In it, you're aware of all the blocks and how the blocks fit together. You're not aware of all the individual components of clay. It is this homogenous and amorphous stuff. You're aware of its larger sculptural forms.

If somebody has made it into the sculpture of a head, and if you're aware of the hair if the hair is really nice - and the years, but, you're not aware at what is going on at 10^22 orders of magnitude smaller than the overall sculpture - the individual atoms.

[End of recorded material]

Authors[1]

Rick Rosner

American Television Writer
RickRosner@Hotmail.Com
Rick Rosner

(Updated March 7, 2019)

According to semi-reputable sources, Rick Rosner has the world’s second-highest IQ. He earned 12 years of college credit in less than a year and graduated with the equivalent of 8 majors. He has received 8 Writers Guild Award and Emmy nominations, and was named 2013 North American Genius of the Year by The World Genius Registry.

He has written for Remote ControlCrank YankersThe Man ShowThe EmmysThe Grammys, and Jimmy Kimmel Live!. He worked as a bouncer, a nude art model, a roller-skating waiter, and a stripper. In a television commercial, Domino’s Pizza named him the "World’s Smartest Man." The commercial was taken off the air after Subway sandwiches issued a cease-and-desist. He was named "Best Bouncer" in the Denver Area, Colorado, by Westwood Magazine.

Rosner spent much of the late Disco Era as an undercover high school student. In addition, he spent 25 years as a bar bouncer and American fake ID-catcher, and 25+ years as a stripper, and nearly 30 years as a writer for more than 2,500 hours of network television. He came in second or lost on Jeopardy!, sued Who Wants to Be a Millionaire over a flawed question and lost the lawsuit. He won one game and lost one game on Are You Smarter Than a Drunk Person? (He was drunk). Finally, he spent 37+ years working on a time invariant variation of the Big Bang Theory.

Currently, Rosner sits tweeting in a bathrobe (winter) or a towel (summer). He lives in Los Angeles, California with his wife, dog, and goldfish. He and his wife have a daughter. You can send him money or questions at LanceversusRick@Gmail.Com, or a direct message via Twitter, or find him on LinkedIn, or see him on YouTube.

Scott Douglas Jacobsen

Editor-in-Chief, In-Sight Publishing
Scott.D.Jacobsen@Gmail.Com
In-Sight Publishing

(Updated September 28, 2016)

Scott Douglas Jacobsen founded In-Sight: Independent Interview-Based Journal and In-Sight Publishing. He authored/co-authored some e-books, free or low-cost. If you want to contact Scott: Scott.D.Jacobsen@Gmail.com.

He is a Moral Courage Webmaster and Outreach Specialist (Fall, 2016) at the UCI Interdisciplinary Center for the Scientific Study of Ethics and Morality (Ethics Center), Interview Columnist for Conatus News, Writer and Executive Administrator for Trusted Clothes, Interview Columnist for Basic Income Earth Network (BIEN), Councillor for the Athabasca University Student Union, Member of the Learning Analytics Research Group, writer for The Voice MagazineYour Political Party of BCProBCMarijuana Party of CanadaFresh Start Recovery CentreHarvest House Ministries, and Little Footprints Big Steps International Development Organization, Editor and Proofreader for Alfred Yi Zhang Photography, Community Journalist/Blogger for Gordon Neighbourhood House, Member-at-Large, Member of the Outreach Committee, the Finance & Fundraising Committee, and the Special Projects & Political Advocacy Committee, and Writer for Canadian Students for Sensible Drug Policy, Member of the Lifespan Cognition Psychology Lab and IMAGe Psychology Lab, Collaborator with Dr. Farhad Dastur in creation of the CriticalThinkingWiki, Board Member, and Foundation Volunteer Committee Member for the Fraser Valley Health Care Foundation, and Independent Landscaper.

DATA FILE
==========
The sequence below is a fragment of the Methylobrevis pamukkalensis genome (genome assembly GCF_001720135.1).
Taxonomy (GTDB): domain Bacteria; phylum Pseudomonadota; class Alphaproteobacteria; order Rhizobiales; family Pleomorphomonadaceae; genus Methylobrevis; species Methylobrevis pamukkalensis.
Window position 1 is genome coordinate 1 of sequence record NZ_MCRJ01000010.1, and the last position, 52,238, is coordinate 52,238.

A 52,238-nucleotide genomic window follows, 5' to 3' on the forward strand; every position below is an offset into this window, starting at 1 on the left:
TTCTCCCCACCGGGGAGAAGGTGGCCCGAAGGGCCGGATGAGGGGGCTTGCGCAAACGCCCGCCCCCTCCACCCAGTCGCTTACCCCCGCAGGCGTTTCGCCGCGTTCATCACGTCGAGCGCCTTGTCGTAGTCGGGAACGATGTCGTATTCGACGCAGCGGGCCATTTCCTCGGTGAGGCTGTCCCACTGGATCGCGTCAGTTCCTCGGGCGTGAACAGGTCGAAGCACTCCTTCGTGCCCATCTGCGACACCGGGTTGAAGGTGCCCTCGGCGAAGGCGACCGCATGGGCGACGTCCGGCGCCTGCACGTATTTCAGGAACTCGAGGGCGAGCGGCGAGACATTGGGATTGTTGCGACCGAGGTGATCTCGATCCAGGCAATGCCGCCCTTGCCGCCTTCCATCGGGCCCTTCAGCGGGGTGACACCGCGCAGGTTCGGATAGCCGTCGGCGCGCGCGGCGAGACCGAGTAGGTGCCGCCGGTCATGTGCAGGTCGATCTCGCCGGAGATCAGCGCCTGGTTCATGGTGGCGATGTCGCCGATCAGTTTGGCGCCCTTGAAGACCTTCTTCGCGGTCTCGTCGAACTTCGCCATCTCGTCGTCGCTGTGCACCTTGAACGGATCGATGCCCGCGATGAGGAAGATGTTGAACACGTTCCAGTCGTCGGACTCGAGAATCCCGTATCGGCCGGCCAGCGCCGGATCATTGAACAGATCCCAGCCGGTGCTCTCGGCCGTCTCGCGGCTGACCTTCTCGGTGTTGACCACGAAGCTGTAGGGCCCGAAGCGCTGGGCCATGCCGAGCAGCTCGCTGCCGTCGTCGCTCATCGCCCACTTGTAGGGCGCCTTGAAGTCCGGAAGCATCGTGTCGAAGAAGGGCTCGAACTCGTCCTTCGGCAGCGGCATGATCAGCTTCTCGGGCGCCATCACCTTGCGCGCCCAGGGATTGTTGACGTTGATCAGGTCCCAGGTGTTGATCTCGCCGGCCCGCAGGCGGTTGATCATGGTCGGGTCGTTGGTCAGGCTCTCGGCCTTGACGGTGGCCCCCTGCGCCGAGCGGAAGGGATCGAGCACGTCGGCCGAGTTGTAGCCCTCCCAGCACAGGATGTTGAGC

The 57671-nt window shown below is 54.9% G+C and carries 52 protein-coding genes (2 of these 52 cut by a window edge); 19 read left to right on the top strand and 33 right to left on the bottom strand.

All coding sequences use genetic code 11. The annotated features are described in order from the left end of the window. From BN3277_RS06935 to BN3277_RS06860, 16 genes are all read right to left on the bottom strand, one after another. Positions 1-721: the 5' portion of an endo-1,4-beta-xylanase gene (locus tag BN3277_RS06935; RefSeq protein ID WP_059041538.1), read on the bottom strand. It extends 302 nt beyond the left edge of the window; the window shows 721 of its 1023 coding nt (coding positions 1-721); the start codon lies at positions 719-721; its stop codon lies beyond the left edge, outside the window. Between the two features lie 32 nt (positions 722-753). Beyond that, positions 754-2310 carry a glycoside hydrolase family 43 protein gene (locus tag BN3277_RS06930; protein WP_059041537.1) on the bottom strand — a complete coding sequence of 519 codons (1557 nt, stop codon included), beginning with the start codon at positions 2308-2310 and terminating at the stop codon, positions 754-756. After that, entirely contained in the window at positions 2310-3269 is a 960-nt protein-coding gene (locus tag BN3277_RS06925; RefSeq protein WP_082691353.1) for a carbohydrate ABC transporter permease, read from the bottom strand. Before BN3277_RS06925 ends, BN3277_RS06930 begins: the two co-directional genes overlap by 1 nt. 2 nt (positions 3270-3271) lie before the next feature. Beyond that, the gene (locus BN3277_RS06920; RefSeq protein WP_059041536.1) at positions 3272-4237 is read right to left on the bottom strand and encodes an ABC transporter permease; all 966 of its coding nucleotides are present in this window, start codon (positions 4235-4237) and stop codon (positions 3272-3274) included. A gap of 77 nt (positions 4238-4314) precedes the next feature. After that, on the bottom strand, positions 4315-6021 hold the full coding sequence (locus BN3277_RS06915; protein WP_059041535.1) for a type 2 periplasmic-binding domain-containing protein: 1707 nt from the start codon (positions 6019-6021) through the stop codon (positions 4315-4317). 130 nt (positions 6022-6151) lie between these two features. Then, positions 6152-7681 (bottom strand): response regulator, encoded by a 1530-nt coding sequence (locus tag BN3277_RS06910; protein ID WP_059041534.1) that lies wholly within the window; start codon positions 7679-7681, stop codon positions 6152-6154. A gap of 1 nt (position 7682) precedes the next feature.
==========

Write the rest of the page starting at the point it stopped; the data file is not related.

He was a Francisco Ayala Scholar at the UCI Ethics Center, Member of the Psychometric Society Graduate Student Committee, Special Advisor and Writer for ECOSOC at NWMUN, Writer for TransplantFirstAcademy and ProActive Path, Member of AT-CURA Psychology Lab, Contributor for a student policy review, Vice President of Outreach for the Almas Jiwani Foundation, worked with Manahel Thabet on numerous initiatives, Student Member of the Ad–Hoc Executive Compensation Review Committee for the Athabasca University Student Union, Volunteer and Writer for British Columbia Psychological Association, Community Member of the KPU Choir (even performed with them alongside the Vancouver Symphony Orchestra), Delegate at Harvard World MUN, NWMUN, UBC MUN, and Long Beach Intercollegiate MUN, and Writer and Member of the Communications Committee for The PIPE UP Network.

Endnotes

[1] Four format points for the session article:
1. Bold text following “Scott Douglas Jacobsen:” or “Jacobsen:” is Scott Douglas Jacobsen & non-bold text following “Rick Rosner:” or “Rosner:” is Rick Rosner.
3. Footnotes & in-text citations in the interview & references after the interview.
4. This session article has been edited for clarity and readability.
For further information on the formatting guidelines incorporated into this document, please see the following documents:

Based on a work at www.in-sightjournal.com and www.rickrosner.org.

© Scott Douglas Jacobsen, Rick Rosner, and In-Sight Publishing 2012-2019. Unauthorized use and/or duplication of this material without express and written permission from this site’s author and/or owner is strictly prohibited. Excerpts and links may be used, provided that full and clear credit is given to Scott Douglas Jacobsen, Rick Rosner, and In-Sight Publishing with appropriate and specific direction to the original content.

## Wednesday 8 May 2019

### Born to do Math 119 - Forms of Order: No-Nothing, Defaulting to Something

Born to do Math 119 - Forms of Order: No-Nothing Three-Point Shots, Defaulting to Something
Scott Douglas Jacobsen & Rick Rosner
May 8, 2019

[Beginning of recorded material]

Scott Douglas Jacobsen: The whole argument is "why is there something rather than nothing?" But the real argument is "why wouldn't there be something?" [Laughing]